There was a moment's silence; then Mrs. Ansley rejoined: "Did they? It was all so long ago."

    "Yes. And you got well again - so it didn't matter. But I suppose it struck your friends - the reason given for your illness. I mean - because everybody knew you were so prudent on account of your throat, and your mother took such care of you. . . . You had been out late sightseeing, hadn't you, that night"

    "Perhaps I had. The most prudent girls aren't always prudent. What made you think of it now?"

    Mrs. Slade seemed to have no answer ready. But after a moment she broke out: "Because I simply can't bear it any longer!"

    Mrs. Ansley lifted her head quickly. Her eyes were wide and very pale. "Can't bear what?"

    "Why - your not knowing that I've always known why you went."

    "Why I went?"

    "Yes. You think I'm bluffing, don't you? Well, you went to meet the man I was engaged to - and I can repeat every word of the letter that took you there."

    While Mrs. Slade spoke Mrs. Ansley had risen unsteadily to her feet. Her bag, her knitting and gloves, slid in a panic-stricken heap to the ground. She looked at Mrs. Slade as though she were boking at a ghost.

    "No, no - don't," she faltered out.

    "Why not? Listen, if you don't believe me. 'My one darling, things can't go on like this. I must see you alone. Come to the Colosseum immediately after dark tomorrow. There will be somebody to let you in. No one whom you need fear will suspect' - but perhaps you've forgotten what the letter said?"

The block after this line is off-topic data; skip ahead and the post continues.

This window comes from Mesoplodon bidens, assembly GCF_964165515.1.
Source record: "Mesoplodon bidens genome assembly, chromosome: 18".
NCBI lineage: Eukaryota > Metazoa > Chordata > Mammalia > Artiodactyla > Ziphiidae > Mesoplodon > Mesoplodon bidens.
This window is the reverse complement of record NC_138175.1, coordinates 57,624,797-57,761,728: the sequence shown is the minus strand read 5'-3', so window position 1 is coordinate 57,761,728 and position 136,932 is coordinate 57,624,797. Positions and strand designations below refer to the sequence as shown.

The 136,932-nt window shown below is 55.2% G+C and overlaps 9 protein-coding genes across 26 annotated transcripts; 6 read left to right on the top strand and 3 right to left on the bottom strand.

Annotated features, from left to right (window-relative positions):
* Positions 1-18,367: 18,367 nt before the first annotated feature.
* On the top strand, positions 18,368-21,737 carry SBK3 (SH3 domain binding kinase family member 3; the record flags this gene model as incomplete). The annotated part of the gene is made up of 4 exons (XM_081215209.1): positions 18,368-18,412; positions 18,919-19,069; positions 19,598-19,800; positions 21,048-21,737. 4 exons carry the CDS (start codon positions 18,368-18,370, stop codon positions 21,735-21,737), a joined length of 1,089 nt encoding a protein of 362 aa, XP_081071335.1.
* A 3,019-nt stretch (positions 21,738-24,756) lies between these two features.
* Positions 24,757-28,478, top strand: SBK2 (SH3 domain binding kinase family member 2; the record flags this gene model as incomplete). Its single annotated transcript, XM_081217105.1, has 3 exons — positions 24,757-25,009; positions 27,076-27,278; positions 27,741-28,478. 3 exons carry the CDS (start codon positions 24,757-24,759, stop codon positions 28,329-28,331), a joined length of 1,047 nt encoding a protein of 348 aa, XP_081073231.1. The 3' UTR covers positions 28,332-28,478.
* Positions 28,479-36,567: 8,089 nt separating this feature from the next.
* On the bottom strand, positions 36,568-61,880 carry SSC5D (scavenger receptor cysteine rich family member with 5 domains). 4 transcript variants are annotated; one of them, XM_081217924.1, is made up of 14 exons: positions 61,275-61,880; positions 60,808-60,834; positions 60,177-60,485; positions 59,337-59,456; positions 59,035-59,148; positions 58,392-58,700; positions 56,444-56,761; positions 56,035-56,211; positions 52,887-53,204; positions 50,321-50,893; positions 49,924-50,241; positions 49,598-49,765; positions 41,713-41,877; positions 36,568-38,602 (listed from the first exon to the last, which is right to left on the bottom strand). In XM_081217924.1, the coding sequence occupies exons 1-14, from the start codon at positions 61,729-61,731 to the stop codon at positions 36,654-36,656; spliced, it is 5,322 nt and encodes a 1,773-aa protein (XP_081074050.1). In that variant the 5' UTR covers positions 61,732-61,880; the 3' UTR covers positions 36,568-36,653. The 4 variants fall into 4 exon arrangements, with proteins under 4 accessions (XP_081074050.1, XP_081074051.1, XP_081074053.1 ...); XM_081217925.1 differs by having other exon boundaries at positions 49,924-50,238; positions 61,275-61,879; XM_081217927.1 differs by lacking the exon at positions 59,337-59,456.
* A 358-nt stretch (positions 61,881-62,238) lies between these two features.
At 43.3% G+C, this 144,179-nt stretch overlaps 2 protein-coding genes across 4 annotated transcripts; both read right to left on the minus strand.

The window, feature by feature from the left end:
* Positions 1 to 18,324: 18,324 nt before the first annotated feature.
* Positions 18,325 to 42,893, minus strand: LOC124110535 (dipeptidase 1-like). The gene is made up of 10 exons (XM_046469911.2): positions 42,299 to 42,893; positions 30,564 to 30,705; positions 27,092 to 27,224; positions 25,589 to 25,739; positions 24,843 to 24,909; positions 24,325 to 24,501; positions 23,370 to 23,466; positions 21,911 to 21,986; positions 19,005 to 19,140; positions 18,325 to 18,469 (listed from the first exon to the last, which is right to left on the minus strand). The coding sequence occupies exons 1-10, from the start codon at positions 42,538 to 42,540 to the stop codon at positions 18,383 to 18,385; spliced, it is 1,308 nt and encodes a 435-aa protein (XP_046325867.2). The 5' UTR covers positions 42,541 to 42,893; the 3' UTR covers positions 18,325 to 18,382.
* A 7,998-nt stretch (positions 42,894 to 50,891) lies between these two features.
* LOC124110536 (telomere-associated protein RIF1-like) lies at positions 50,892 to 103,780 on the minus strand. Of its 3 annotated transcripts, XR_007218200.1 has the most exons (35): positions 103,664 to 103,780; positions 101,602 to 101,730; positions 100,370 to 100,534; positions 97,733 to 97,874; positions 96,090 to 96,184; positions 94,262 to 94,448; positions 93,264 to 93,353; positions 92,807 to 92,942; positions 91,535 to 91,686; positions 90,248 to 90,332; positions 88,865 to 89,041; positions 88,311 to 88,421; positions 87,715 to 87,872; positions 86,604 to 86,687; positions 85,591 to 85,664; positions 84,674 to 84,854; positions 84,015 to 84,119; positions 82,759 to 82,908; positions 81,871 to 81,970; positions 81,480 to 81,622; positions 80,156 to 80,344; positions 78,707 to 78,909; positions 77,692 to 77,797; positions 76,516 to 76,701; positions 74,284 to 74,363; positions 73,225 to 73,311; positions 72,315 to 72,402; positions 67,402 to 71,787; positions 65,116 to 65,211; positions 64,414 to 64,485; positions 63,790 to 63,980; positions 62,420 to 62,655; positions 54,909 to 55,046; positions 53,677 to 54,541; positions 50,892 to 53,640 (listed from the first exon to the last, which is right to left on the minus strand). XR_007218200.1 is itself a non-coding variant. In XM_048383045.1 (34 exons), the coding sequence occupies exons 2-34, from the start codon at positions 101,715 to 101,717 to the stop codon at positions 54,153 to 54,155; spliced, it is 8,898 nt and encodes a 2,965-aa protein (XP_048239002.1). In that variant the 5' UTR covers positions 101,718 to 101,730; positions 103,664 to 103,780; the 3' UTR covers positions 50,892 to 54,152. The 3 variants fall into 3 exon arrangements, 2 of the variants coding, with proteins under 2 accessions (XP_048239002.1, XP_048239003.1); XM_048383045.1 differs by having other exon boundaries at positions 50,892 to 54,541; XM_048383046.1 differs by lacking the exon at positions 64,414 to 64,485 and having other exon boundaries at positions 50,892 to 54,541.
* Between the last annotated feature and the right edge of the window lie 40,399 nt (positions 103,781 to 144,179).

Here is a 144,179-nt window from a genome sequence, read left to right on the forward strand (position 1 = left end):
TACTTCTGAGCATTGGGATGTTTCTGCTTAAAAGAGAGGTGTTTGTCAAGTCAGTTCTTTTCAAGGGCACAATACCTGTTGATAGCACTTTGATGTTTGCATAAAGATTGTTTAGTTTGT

Mrs. Ansley met the challenge with an unexpected composure. Steadying herself against the chair she looked at her friend, and replied, "No; I know it by heart too."

    "And the signature? 'Only your D.S.' Was that it? I'm right, am I? That was the letter that took you out that evening after dark?"

    Mrs. Ansley was still looking at her. It seemed to Mrs. Slade that a slow struggle was going on behind the voluntarily controlled mask of her small quiet face. "I shouldn't have thought she had herself so well in hand," Mrs. Slade reflected, almost resentfully. But at this moment Mrs. Ansley spoke. "I don't know how you knew. I burned that letter at once."

    "Yes; you would, naturally - you're so prudent!" The sneer was open now. "And if you burned the letter you're wondering how on earth I know what was in it. That's it, isn't it?"

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